There is much hand-wringing over the proposed Maryland gas sales tax, but when you adjust for inflation and look at the costs to drivers per mile, the taxes the government collects on gas will still remain very near their historical low.
We charge a gas tax, ostensibly to pay for transportation, that you pay based on how much driving you do. But because of increased fuel efficiency in cars and an unwillingness to tie the tax to inflation, the tax is not consistent per mile of driving every year.
In fact, after an initial increase in the gasoline tax's first years in Maryland, the tax was consistently above $0.03 per mile (all values in 2009 dollars) for 50 years. In the 1970's however, rapid increases in fuel efficiency and inflation rates cut that in half by 1981. It would never go above $0.025 again. This year, the tax is lower than it's been in 90 years: $0.01233.
But wait, there's more to this bargain: the federal gas tax this year is below a penny per mile for only the 8th time in history.
The proposed tax increase could "add 20 cents" to a gallon of gas, but that wouldn't even double the tax per mile of driving. In 2016, the year the tax would fully phase in, the tax per mile would be only $0.02113. This would be the highest rate since 1978, but well below the historic high of $0.04684 per mile. And also below the historic average of $0.02759. (Note: After publishing, numbers in this paragraph were modified to address a transcription error)
For future years it assumes a worst-case tax increase, expected inflation, and fuel efficiency increasing each year at the same pace as the preceding 10 years. The final assumption is likely a conservative estimate due to new CAFE standards set to go in effect by 2017. Furthermore, the tax would look even cheaper, compared to historic averages, for those who drive cars as opposed to light trucks because the fuel efficiency of cars has increased faster.
The federal tax is far below its average as well.
So while the increase in the gasoline tax might seem large per gallon, the tax drivers pay per mile is still an incredible bargain compared to what drivers paid as recently as the 1990's. Claims that Maryland is "pricing middle-class families, and certainly the working-class poor, out of" the state are clearly overblown.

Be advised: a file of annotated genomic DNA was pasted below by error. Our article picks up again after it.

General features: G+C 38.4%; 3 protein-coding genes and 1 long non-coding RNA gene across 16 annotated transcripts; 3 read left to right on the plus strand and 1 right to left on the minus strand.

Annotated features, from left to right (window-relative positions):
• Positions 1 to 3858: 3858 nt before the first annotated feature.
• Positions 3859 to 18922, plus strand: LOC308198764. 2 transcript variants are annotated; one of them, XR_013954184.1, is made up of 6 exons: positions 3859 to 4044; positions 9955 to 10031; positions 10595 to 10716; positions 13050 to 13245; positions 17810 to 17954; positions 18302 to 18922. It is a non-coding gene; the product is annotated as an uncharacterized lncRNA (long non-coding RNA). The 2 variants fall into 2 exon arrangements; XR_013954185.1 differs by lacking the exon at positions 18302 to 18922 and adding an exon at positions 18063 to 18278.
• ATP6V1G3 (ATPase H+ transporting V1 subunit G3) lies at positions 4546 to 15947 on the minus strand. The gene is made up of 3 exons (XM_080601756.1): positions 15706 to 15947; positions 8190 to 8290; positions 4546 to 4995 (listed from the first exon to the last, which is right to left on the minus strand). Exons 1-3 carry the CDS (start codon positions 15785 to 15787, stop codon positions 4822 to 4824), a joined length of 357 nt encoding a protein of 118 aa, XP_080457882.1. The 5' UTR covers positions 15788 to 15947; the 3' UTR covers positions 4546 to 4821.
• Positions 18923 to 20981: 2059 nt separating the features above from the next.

Yesterday, Maryland governor Martin O'Malley released his proposal to restructure Maryland's gas taxes to raise $3.4 billion for transportation over 5 years. The plan is superficially similar to the recent Virginia transportation funding bill, but improves upon it in several ways.
Maryland needs new revenue this year. Without it, the Purple Line, the Corridor Cities Transitway, and the Baltimore Red Line could all stop moving forward.
The key to the bill is a new 2% wholesale tax on gasoline. Wholesale taxes differ from normal gas taxes in that the gas distributor pays them rather than the consumer. The distributor then usually passes the tax along to consumers via higher prices.
The plan partially offsets this wholesale tax by reducing the normal gas tax, from 23.5¢ per gallon to 18.5¢ per gallon. But the plan would also index the new lower gas tax to inflation, so it would increase slightly each year.
Taken together, overall tax revenue from gas would go up by about 2¢ per gallon as soon as the bill takes effect. In 2014 the 2% wholesale tax will increase to 4%, increasing gas tax revenue by another 9¢
Maryland's bill versus Virginia's bill
Both bills reduce the normal gas tax but add new wholesale gas taxes. But while Virginia plans to reduce its total gas tax and subsidize highway building with revenue from other sources, Maryland's proposal sticks to the principle of transportation user fees.
Unlike Virginia's bill, Maryland's does not include new fees on hybrid car owners, increases to the sales tax, nor any taxes on land or hotel visits.
Like Virginia's bill, Maryland's specifies that if Congress allows states to raise internet sales taxes, Maryland will do so, and will allocate some of it to transportation. If Congress doesn't allow an internet sales tax by 2015 then Maryland's wholesale gas tax will increase from 4% to 6%.
One thing Maryland's proposed bill does that Virginia's does not is to index transit fares on MTA buses and trains to inflation. That will put more burden on transit riders, but will also provide MTA with a more predictable budget.
Since Maryland cannot impose rules on WMATA without agreement from DC and Virginia, WMATA fares will not be indexed to inflation.
Smart Growth advocates are generally more supportive of O'Malley's proposal than the Virginia bill. Montgomery County councilmember Hans Riemer says the bill "appears to be a very strong plan and just what Maryland needs to get big infrastructure projects going."
The bill will undoubtedly face stiff opposition from Maryland Republicans, so its passage is no sure thing. But O'Malley's proposal is co-sponsored by Senate President Mike Miller and House Speaker Michael Busch, so it is clearly a serious initiative with a real chance of becoming law.
Cross-posted at BeyondDC.